In the process, I experimented with MXUnit, a unit testing suite for ColdFusion that integrates with Eclipse. (I am currently taking a Scala programming course that emphasizes Test-Driven Development, or TDD, so I thought I should try it in CF as well.)

Since I was implementing sets using arrays as the underlying data structure, I also decided to use cfinterface to define a set interface, which arraySet implements. I had never used cfinterface before, and although its usefulness has been questioned, it seemed more appropriate than extending a base set class.

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Monday, October 28th, 2013 ColdFusion No Comments

Toad and Oracle Home

I recently upgraded work PC. One of the bigger hassles was setting up Toad and my Oracle connections again.

Steps (and mis-steps) I took:

  • I downloaded an Instant Client from the Oracle Instant Client Downloads
  • I selected a 32-bit client because I recall that Toad is picky about that, and a 10.2 client. I picked 10.2 primarily because I think that is what I had before, but also because I had downloaded a 64-bit 12.1 client that definitely did not work.
  • I copied it to my computer: C:\oracle\instantclient_10_2. That location is arbitrary–you should be able to save it anywhere.
  • I added an ORACLE_HOME environment variable (although this appears to have been unnecessary):
    C:\> SET ORACLE_HOME=C:\oracle\instantclient_10_2
  • I copied my old tnsnames.ora file to the same folder.
  • Start Toad

“No valid Oracle Client found. Please note that Toad only supports 32 bit Oracle Client installations. Please view the release notes for additional system requirements.”

When I try to select a client from the installed clients menu, another error:
“You do not have any Oracle homes installed!”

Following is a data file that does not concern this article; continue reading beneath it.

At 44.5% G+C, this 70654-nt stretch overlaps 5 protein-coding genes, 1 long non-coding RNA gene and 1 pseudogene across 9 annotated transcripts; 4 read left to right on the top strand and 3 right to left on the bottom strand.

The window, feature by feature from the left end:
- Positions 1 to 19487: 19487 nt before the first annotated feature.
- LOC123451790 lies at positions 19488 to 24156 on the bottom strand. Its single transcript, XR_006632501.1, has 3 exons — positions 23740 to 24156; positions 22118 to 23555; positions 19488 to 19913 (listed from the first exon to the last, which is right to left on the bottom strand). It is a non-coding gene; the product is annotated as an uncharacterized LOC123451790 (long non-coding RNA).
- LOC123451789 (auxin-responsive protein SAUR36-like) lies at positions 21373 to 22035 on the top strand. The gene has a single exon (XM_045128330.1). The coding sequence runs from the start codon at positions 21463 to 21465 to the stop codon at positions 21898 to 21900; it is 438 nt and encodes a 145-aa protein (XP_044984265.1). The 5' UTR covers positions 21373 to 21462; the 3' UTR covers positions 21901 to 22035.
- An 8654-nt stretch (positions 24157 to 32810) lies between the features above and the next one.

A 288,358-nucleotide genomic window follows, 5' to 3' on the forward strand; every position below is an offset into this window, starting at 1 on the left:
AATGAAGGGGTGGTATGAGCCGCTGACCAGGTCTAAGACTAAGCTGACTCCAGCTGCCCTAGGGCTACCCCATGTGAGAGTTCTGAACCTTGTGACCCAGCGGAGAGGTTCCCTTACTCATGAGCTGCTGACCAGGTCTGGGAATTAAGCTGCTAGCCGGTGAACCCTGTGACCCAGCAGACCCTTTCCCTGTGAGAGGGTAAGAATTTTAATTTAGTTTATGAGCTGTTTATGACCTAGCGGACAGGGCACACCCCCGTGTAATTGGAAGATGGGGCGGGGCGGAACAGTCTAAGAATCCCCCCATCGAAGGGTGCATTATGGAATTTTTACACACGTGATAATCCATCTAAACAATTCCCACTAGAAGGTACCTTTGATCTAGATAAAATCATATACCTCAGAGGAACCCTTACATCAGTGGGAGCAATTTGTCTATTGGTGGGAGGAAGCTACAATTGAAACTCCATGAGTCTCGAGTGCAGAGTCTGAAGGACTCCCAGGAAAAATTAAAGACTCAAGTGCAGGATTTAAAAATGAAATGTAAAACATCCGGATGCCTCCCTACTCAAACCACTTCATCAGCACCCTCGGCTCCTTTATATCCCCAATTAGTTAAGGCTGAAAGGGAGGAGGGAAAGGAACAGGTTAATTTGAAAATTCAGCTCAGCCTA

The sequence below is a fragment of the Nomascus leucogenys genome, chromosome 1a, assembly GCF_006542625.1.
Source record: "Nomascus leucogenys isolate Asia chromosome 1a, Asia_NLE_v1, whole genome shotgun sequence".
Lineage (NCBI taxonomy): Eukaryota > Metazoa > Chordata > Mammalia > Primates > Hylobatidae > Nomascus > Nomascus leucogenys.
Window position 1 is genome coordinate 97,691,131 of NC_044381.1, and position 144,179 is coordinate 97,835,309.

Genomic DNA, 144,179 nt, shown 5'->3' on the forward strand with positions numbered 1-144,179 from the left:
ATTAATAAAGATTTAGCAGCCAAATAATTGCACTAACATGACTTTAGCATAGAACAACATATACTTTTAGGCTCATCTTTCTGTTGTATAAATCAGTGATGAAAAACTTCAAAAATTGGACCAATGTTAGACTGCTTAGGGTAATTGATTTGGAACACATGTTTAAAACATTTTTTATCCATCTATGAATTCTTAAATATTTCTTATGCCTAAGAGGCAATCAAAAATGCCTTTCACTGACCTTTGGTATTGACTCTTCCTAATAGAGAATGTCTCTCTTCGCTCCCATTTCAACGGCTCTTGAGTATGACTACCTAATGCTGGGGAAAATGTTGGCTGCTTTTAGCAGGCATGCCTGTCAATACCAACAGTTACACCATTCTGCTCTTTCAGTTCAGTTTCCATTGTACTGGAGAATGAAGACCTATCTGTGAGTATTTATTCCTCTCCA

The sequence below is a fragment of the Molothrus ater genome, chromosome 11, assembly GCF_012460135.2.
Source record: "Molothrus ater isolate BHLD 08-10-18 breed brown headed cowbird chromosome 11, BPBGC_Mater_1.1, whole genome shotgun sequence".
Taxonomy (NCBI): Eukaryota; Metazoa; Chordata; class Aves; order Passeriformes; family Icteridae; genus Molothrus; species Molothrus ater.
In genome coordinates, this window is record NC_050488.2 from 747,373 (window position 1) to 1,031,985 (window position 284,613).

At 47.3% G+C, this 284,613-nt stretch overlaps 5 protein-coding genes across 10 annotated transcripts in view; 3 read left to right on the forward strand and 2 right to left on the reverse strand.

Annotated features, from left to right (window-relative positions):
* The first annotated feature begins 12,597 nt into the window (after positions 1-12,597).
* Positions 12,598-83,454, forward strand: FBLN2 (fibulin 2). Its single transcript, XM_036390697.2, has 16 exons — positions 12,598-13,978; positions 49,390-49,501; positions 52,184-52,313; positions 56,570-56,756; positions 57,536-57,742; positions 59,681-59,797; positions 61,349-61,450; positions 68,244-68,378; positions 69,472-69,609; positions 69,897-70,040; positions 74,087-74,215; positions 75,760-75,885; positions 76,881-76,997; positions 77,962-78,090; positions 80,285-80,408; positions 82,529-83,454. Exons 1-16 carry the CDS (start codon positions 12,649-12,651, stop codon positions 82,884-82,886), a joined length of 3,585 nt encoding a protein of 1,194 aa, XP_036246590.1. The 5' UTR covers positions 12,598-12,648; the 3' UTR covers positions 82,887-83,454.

I had to add the client to the PATH environment variable. There are a couple ways you can do this:

  • C:\> PATH=%PATH%;C:\oracle\instantclient_10_2
  • Go to Control PanelSystemAdvanced System SettingsEnvironment VariablesSystem VariablesEdit

Toad then started without the error, but also did not recognize my tnsnames.ora file.

First I tried adding the TNS_ADMIN environment variable via the command-line:
C:\> SET TNS_ADMIN=C:\oracle\instantclient_10_2

For whatever reason, that did not solve the problem. I could echo the value back with echo %TNS_ADMIN%, but it did not appear under Environment Variables in the Control Panel.

I added TNS_ADMIN as a user environment variable in the Control Panel, restarted Toad, and then it recognized my tnsnames.ora file.

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Tuesday, October 15th, 2013 Oracle No Comments

Scala function returns Unit but should return Int

I just started learning Scala last week. I created a stub method in one of my programs but was getting an error. Here’s my function:

def howMuch(max: Int) {
  var n = 0

I tried to use the result in expression, e.g.

var m = 1
var n = howMuch(100)
m += n

Here’s the error I received:

error: overloaded method value - with alternatives:
  (x: Int)Int <and>
  (x: Char)Int <and>
  (x: Short)Int <and>
  (x: Byte)Int
 cannot be applied to (Unit)
             m += n

It seemed clear to me that my function should be returning an Int, namely zero. Why was it returning the Unit value?

Answer: a missing equals sign in the function assignment. Here’s the function that returns an Int:

def howMuch(max: Int) = {
  var n = 0


Monday, September 2nd, 2013 Scala 1 Comment

Using a lightweight web server to debug requests